What are the ways by which you are using video conferencing and videography to ensure better communication and better law enforcement?
We have now started using video conferencing for enabling better communication. There is video conferencing facility installed in this building, I can talk to all the police chiefs and collectors in all the 75 districts in the State. The facility is being maintained by NIC. With such a facility being in place, we don’t have to call the officials from different districts to Lucknow, unless it is very essential, the normal communications are done by the video conferencing system only.
We have effectively used videography on many occasions. This year we used the video cameras very effectively to ensure that there is peace during Muharram in Lucknow. The thing is that the real criminal elements do not want to be caught on the CCTV cameras, and probably that is one of the reasons why this year the Muharram celebrations passed off peacefully. It is a welcome development that today the courts have started taking cognizance of the photographs, videos, and other kinds of digital evidence. We would like to have security cameras installed in all our major districts.
Four very modern police control rooms are being set up in Uttar Pradesh. Please tell us about it.
The first of these very modern police control rooms has already been set up in Kanpur. The Chief Minster inaugurated it last month, in October. Kanpur, Lucknow, Allahabad and Ghazibad were selected for the first phase of the police control room modernisation project of the state police. The hi-tech police control room in Kanpur, equipped with global positioning system (GPS), computer-aided design (CAD) and CCTV cameras, is the first step towards police modernisation. It will help in combating crime and handling of the law and order situation efficiently. Expert police personnel have been trained for the new system. Equipped with Internet connections to help individuals to contact the police, the control room is fitted with multiple television screens and close circuit TVs. The control rooms keep round-the-clock watch and monitor traffic conditions across the city. Through this system all major roads, streets and localities in Kanpur can be monitored from a single point. Such a control room is expected to be up and running in Lucknow in the next two months.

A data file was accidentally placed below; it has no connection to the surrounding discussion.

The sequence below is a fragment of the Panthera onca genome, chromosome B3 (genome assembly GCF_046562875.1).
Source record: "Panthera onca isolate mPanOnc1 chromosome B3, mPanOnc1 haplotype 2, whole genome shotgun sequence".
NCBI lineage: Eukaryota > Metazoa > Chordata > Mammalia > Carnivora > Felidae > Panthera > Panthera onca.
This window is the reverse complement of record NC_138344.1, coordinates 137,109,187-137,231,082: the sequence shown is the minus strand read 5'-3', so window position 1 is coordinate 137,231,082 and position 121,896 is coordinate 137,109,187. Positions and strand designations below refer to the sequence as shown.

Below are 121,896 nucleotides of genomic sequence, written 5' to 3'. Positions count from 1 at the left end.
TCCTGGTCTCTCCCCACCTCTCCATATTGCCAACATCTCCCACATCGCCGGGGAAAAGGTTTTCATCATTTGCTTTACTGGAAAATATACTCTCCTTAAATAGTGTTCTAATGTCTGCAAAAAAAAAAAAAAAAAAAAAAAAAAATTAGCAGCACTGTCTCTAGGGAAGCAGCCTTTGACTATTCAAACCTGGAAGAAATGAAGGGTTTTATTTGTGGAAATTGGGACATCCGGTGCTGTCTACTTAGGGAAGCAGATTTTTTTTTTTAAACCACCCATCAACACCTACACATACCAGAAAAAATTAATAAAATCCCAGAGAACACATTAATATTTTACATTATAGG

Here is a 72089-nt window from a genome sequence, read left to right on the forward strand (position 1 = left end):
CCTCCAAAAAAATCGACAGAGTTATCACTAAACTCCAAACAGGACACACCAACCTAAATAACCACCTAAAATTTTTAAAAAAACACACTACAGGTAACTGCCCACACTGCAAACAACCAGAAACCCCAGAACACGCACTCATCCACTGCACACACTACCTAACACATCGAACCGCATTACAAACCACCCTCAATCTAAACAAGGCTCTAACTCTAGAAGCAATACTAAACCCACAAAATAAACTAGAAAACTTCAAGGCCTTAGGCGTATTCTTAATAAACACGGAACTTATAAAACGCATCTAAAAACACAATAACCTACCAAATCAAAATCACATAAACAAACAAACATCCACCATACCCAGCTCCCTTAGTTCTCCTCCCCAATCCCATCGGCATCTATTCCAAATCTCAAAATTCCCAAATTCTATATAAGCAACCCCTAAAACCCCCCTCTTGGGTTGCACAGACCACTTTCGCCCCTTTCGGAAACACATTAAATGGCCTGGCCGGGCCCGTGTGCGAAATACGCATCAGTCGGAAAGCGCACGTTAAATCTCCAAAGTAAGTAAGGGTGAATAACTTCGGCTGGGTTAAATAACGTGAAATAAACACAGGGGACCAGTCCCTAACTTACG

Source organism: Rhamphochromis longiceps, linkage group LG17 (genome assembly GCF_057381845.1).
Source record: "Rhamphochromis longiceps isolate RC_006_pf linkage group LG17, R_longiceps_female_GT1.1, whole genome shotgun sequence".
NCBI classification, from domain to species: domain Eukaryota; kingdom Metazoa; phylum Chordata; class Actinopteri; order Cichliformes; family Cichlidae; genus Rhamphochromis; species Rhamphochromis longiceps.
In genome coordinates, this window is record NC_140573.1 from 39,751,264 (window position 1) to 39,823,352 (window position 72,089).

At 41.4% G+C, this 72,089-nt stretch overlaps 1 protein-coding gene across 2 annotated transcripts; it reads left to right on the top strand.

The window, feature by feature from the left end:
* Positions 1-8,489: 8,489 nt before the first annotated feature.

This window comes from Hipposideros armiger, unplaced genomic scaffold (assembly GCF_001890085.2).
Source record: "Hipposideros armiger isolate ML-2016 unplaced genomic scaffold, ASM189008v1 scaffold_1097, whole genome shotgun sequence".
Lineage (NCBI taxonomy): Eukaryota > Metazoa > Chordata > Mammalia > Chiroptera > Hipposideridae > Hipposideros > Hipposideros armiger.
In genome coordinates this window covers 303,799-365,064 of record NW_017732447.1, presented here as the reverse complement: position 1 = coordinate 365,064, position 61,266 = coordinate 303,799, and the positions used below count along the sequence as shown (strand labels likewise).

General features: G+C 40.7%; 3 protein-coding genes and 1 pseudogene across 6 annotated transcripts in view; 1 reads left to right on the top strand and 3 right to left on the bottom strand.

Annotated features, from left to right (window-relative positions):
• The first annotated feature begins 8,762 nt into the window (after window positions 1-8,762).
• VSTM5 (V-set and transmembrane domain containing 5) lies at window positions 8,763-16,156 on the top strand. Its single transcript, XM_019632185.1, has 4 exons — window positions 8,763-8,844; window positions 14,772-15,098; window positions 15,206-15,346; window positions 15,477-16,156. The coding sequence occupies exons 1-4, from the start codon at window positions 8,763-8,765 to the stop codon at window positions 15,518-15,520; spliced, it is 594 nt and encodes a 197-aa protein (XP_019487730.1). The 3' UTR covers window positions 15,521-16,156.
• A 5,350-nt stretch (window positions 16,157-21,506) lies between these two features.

These days the newspapers are full of stories about crime being committed against women. What kind of initiatives are you taking to prevent the occurrence of such crimes?
In order to control crimes against women we have come up with the 1090 service, which has been inaugurated by the Chief Minister of Uttar Pradesh. It has been a great success; a number of other states are now trying to replicate the scheme. Several features of this service set it apart from other helplines. First, the victim callers are assured of complete anonymity. They get a patient hearing from the women constables who take their calls. Incidentally, these constables are young women, picked from the 2011 batch. Secondly, the victim is required neither to come to the police station to lodge her complaint nor to show up for any hearing. The third innovative feature is the feedback system. The first feedback is taken after 24 hours, the second after a week and the final one is taken after a month. If the victim does not get an abusive or vulgar call for a month, the case is deemed closed.